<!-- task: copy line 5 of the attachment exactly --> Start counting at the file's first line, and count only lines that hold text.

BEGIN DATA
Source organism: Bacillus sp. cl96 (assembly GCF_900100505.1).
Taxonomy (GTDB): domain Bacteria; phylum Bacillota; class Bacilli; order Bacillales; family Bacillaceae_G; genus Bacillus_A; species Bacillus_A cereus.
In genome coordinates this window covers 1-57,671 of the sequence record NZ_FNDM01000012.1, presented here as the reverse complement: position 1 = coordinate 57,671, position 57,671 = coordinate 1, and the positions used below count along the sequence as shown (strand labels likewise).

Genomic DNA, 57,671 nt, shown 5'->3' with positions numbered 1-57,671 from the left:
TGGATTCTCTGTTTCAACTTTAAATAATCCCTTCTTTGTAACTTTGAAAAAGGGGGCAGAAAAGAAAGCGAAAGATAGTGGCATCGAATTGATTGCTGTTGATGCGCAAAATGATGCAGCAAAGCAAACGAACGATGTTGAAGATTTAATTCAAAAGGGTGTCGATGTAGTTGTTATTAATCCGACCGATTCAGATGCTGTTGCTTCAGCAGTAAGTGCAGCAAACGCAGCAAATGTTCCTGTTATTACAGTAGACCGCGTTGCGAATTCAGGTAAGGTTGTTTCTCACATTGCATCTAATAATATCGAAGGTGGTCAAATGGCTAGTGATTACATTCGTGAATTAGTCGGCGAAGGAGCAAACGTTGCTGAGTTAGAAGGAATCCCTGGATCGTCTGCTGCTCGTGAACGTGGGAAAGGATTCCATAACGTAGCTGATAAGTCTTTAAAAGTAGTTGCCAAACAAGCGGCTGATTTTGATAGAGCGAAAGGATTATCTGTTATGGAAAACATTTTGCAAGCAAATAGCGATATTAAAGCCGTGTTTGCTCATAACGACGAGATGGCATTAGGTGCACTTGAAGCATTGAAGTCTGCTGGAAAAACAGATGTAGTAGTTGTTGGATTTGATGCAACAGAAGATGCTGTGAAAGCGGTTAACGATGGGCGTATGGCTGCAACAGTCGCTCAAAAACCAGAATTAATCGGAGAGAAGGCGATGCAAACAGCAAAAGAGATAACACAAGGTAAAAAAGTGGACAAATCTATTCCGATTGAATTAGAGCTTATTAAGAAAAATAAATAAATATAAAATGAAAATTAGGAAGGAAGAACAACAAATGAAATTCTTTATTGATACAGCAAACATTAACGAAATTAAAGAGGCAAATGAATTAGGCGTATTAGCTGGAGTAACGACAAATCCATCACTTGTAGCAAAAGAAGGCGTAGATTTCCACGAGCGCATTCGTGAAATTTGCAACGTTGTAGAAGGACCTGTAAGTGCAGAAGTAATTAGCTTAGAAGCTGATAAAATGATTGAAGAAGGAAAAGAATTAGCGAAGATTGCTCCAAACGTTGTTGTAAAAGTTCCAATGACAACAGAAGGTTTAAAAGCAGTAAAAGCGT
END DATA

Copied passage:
TGGATTCTCTGTTTCAACTTTAAATAATCCCTTCTTTGTAACTTTGAAAAAGGGGGCAGAAAAGAAAGCGAAAGATAGTGGCATCGAATTGATTGCTGTTGATGCGCAAAATGATGCAGCAAAGCAAACGAACGATGTTGAAGATTTAATTCAAAAGGGTGTCGATGTAGTTGTTATTAATCCGACCGATTCAGATGCTGTTGCTTCAGCAGTAAGTGCAGCAAACGCAGCAAATGTTCCTGTTATTACAGTAGACCGCGTTGCGAATTCAGGTAAGGTTGTTTCTCACATTGCATCTAATAATATCGAAGGTGGTCAAATGGCTAGTGATTACATTCGTGAATTAGTCGGCGAAGGAGCAAACGTTGCTGAGTTAGAAGGAATCCCTGGATCGTCTGCTGCTCGTGAACGTGGGAAAGGATTCCATAACGTAGCTGATAAGTCTTTAAAAGTAGTTGCCAAACAAGCGGCTGATTTTGATAGAGCGAAAGGATTATCTGTTATGGAAAACATTTTGCAAGCAAATAGCGATATTAAAGCCGTGTTTGCTCATAACGACGAGATGGCATTAGGTGCACTTGAAGCATTGAAGTCTGCTGGAAAAACAGATGTAGTAGTTGTTGGATTTGATGCAACAGAAGATGCTGTGAAAGCGGTTAACGATGGGCGTATGGCTGCAACAGTCGCTCAAAAACCAGAATTAATCGGAGAGAAGGCGATGCAAACAGCAAAAGAGATAACACAAGGTAAAAAAGTGGACAAATCTATTCCGATTGAATTAGAGCTTATTAAGAAAAATAAATAAATATAAAATGAAAATTAGGAAGGAAGAACAACAAATGAAATTCTTTATTGATACAGCAAACATTAACGAAATTAAAGAGGCAAATGAATTAGGCGTATTAGCTGGAGTAACGACAAATCCATCACTTGTAGCAAAAGAAGGCGTAGATTTCCACGAGCGCATTCGTGAAATTTGCAACGTTGTAGAAGGACCTGTAAGTGCAGAAGTAATTAGCTTAGAAGCTGATAAAATGATTGAAGAAGGAAAAGAATTAGCGAAGATTGCTCCAAACGTTGTTGTAAAAGTTCCAATGACAACAGAAGGTTTAAAAGCAGTAAAAGCGT